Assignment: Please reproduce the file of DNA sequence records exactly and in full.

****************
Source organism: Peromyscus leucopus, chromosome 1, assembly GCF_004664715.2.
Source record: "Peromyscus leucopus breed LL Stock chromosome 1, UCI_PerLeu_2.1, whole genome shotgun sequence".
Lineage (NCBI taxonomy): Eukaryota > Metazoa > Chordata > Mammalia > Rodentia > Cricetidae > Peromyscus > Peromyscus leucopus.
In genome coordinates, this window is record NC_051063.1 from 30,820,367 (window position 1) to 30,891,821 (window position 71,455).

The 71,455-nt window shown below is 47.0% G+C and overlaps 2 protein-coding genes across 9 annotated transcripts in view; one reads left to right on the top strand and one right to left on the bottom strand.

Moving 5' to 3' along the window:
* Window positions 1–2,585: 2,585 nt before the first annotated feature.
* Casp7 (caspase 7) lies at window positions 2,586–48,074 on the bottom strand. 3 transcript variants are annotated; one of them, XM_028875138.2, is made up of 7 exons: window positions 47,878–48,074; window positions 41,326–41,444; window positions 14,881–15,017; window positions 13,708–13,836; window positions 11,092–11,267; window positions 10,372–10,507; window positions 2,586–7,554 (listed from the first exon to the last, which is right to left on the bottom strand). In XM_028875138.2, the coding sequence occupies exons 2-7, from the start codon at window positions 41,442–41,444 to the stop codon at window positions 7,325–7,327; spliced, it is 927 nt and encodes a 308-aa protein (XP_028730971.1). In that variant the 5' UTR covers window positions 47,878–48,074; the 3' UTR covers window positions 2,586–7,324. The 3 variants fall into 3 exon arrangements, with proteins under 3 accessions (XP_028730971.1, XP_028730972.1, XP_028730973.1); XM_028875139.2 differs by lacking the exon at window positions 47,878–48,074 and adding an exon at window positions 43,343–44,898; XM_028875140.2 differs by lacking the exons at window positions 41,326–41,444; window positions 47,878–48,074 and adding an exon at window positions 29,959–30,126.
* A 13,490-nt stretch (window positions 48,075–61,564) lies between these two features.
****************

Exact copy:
Source organism: Peromyscus leucopus, chromosome 1, assembly GCF_004664715.2.
Source record: "Peromyscus leucopus breed LL Stock chromosome 1, UCI_PerLeu_2.1, whole genome shotgun sequence".
Lineage (NCBI taxonomy): Eukaryota > Metazoa > Chordata > Mammalia > Rodentia > Cricetidae > Peromyscus > Peromyscus leucopus.
In genome coordinates, this window is record NC_051063.1 from 30,820,367 (window position 1) to 30,891,821 (window position 71,455).

The 71,455-nt window shown below is 47.0% G+C and overlaps 2 protein-coding genes across 9 annotated transcripts in view; one reads left to right on the top strand and one right to left on the bottom strand.

Moving 5' to 3' along the window:
* Window positions 1–2,585: 2,585 nt before the first annotated feature.
* Casp7 (caspase 7) lies at window positions 2,586–48,074 on the bottom strand. 3 transcript variants are annotated; one of them, XM_028875138.2, is made up of 7 exons: window positions 47,878–48,074; window positions 41,326–41,444; window positions 14,881–15,017; window positions 13,708–13,836; window positions 11,092–11,267; window positions 10,372–10,507; window positions 2,586–7,554 (listed from the first exon to the last, which is right to left on the bottom strand). In XM_028875138.2, the coding sequence occupies exons 2-7, from the start codon at window positions 41,442–41,444 to the stop codon at window positions 7,325–7,327; spliced, it is 927 nt and encodes a 308-aa protein (XP_028730971.1). In that variant the 5' UTR covers window positions 47,878–48,074; the 3' UTR covers window positions 2,586–7,324. The 3 variants fall into 3 exon arrangements, with proteins under 3 accessions (XP_028730971.1, XP_028730972.1, XP_028730973.1); XM_028875139.2 differs by lacking the exon at window positions 47,878–48,074 and adding an exon at window positions 43,343–44,898; XM_028875140.2 differs by lacking the exons at window positions 41,326–41,444; window positions 47,878–48,074 and adding an exon at window positions 29,959–30,126.
* A 13,490-nt stretch (window positions 48,075–61,564) lies between these two features.